PDF clashes with junta troops guarding mines in Myanmar’s Sagaing region

Prodemocracy People’s Defense Force (PDF) paramilitaries clashed with junta security forces guarding two Chinese-owned copper mine projects over the weekend in the country’s war-torn Sagaing region after the military attacked two villages in the area, PDF fighters said Monday.

The fighting broke out on Sunday when junta troops, who had been sent to defend the mines following threats by local PDF groups, entered the villages of Shwe Pan Khaing and Thedaw Gyi in Sagaing’s Yinmarbin township, Myaunk Yamar PDF spokesman Ko Khant told RFA’s Myanmar Service.

“It was a military security column guarding the Yangtse and Wanbao projects,” he said, referring to the Chinese companies that operate the two mines in collaboration with the military’s Myanmar Economic Holdings Limited (MEHL) company.

“They left from Yinmarbin township on May 5 and spent the night in Wadan village and Tal Bin Kan village, in [neighboring] Salingyi township. They then started an offensive against Shwe Pan Khaing and Thedaw Gyi villages on the Yinmarbin township side.”

Ko Khant said that the PDF did not attack the troops guarding the copper mine projects and only engaged with them after they began raiding the villages, adding that the fighting had lasted for around four hours.

Last week, the junta vowed to defend the suspended copper mines, seen as a key source of revenue for the military regime, after the PDF threatened to destroy them if owners resume operations.

Following the military’s Feb. 1, 2021, coup, employees walked off the job to join the anti-junta Civil Disobedience Movement (CDM), reducing the mines’ operating capacity by more than 80 percent.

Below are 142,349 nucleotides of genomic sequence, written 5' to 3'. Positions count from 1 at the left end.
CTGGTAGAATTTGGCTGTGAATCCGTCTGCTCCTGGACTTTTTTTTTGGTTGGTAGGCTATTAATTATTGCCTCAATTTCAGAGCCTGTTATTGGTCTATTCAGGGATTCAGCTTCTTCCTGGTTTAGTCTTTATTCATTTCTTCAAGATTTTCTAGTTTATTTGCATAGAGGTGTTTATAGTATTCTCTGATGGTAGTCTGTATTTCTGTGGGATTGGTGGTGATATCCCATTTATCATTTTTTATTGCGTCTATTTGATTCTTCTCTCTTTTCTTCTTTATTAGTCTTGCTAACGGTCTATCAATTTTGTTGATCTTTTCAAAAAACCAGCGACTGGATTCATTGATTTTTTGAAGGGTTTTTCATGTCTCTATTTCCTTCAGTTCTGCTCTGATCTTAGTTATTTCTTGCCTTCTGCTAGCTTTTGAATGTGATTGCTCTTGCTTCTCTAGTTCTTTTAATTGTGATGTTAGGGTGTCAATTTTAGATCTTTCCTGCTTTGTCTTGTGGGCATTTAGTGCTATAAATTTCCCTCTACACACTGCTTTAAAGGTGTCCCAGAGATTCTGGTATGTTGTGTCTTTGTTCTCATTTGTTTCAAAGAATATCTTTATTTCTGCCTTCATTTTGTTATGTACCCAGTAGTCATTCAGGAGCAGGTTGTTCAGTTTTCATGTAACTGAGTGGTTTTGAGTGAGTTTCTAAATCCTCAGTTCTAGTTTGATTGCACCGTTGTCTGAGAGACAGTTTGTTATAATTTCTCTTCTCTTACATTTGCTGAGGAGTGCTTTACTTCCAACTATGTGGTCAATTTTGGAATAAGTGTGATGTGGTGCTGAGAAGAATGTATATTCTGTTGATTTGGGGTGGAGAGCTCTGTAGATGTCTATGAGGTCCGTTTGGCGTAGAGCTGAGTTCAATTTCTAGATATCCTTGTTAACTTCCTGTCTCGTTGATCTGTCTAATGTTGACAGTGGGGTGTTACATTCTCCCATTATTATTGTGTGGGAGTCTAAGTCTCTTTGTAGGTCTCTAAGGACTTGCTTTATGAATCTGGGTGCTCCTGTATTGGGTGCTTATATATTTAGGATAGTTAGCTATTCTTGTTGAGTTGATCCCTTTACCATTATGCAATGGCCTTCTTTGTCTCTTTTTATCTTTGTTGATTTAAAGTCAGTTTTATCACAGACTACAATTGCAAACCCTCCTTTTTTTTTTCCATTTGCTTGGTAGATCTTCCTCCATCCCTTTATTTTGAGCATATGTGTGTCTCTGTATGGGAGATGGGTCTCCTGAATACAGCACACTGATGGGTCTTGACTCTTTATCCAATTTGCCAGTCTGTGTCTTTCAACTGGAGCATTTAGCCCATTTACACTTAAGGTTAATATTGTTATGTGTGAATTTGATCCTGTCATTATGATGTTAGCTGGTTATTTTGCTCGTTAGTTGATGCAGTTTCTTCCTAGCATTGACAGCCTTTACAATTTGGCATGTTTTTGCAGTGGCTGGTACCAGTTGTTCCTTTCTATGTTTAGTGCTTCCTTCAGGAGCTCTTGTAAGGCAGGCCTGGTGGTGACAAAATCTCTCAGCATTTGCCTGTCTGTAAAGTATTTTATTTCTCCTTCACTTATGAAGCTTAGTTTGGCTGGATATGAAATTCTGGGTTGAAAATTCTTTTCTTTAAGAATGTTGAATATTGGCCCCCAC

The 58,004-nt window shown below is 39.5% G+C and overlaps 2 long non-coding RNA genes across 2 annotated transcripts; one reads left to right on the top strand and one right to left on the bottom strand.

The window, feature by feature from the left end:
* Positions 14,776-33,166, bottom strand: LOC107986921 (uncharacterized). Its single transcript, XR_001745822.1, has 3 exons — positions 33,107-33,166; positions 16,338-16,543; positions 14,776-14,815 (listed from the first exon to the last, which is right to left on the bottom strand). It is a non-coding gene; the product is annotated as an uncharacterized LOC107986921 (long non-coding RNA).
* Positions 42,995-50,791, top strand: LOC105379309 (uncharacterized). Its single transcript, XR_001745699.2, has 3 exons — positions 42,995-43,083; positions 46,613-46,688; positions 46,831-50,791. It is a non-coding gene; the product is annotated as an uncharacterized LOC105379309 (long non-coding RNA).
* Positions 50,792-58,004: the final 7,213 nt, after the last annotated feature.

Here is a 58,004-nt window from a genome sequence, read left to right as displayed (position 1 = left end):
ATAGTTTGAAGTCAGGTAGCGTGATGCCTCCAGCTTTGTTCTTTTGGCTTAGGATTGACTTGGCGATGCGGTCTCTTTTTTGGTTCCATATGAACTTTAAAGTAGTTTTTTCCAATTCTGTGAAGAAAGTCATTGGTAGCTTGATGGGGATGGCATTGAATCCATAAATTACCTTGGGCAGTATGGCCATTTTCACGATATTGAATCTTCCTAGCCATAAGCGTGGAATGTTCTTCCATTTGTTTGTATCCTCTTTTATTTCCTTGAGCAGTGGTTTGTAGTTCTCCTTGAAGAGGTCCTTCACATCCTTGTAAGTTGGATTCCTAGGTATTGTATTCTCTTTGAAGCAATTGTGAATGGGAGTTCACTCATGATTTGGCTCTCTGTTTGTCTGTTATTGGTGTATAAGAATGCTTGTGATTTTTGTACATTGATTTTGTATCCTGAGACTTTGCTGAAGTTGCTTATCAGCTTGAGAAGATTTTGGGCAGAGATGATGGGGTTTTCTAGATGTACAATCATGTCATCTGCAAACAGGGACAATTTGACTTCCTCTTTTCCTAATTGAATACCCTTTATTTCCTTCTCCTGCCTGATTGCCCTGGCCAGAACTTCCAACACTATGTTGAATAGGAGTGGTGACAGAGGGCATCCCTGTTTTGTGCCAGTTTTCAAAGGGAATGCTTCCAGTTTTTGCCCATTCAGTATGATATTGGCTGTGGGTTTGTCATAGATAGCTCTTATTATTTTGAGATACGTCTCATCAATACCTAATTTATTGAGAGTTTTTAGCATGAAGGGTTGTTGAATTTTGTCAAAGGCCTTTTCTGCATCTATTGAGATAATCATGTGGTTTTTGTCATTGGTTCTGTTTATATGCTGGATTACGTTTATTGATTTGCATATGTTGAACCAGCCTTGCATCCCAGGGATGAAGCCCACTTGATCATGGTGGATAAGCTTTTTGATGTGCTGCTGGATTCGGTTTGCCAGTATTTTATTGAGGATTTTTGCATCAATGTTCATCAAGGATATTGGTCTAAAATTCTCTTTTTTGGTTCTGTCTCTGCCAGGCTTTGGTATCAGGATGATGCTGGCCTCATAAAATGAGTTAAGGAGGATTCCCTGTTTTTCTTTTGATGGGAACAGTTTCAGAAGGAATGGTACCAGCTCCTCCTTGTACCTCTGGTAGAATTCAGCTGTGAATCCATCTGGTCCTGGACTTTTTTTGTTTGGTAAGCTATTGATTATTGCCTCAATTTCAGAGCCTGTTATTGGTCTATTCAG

In early April, junta Foreign Minister Wunna Maung Lwin met with his Chinese counterpart Wang Yi in eastern China’s Anhui province in what analysts said signaled Myanmar’s desire for deeper economic ties to its northern ally. Not long after the trip, residents of Salingyi reported that workers were being called back to the mines to restart the projects after more than a year of downtime, prompting threats from the PDF.

Sit Naing, spokesman for the Salingyi PDF, told RFA that his and other PDF groups “will not attack them if they do not resume the projects.”

“We didn’t start the fight in this incident – they began using weapons to threaten residents of nearby villages, telling them not to come close to the projects. It appears that the projects are being restarted, given this kind of action.”

Sit Naing said that around 200 troops have been deployed to guard each project. At the Wanbao mine, machine guns were positioned around the project targeting the villages, he added.

“They have even fired 120-millimeter guns into the villages,” he said.

“Tensions between the junta troops and the PDF have been high for three days. The junta forces fired three artillery shells at villages in Yinmarbin township last night.”

Sit Naing said the three shells had set fire to several houses and caused residents to flee, but no one was hurt. Heavy artillery shelling was reported in other villages on Monday, he said.

No official statement was released by the junta in connection with the clashes.

Attempts by RFA to contact junta Deputy Minister of Information Maj. Gen. Zaw Min Tun about the clashes went unanswered on Monday.

Residents of the area where the copper projects are located have held daily protests demanding that Beijing respect the wishes of the people of Myanmar by shutting them down, and on April 25, nearly 560 prodemocracy groups sent an open letter to Chinese President Xi Jinping urging him to stop supporting the junta through the mines and other China-backed development projects.

According to Myanmar’s Institute for Policy and Strategic Studies, 32 Chinese garment factories were set on fire in the early months of the coup, while PDF attacks on Chinese projects have damaged the water supply pipeline to one of the mines in Sagaing, as well as a gas pipeline and nickel plant in Mandalay region.

Translated by Kyaw Min Htun. Written in English by Joshua Lipes.



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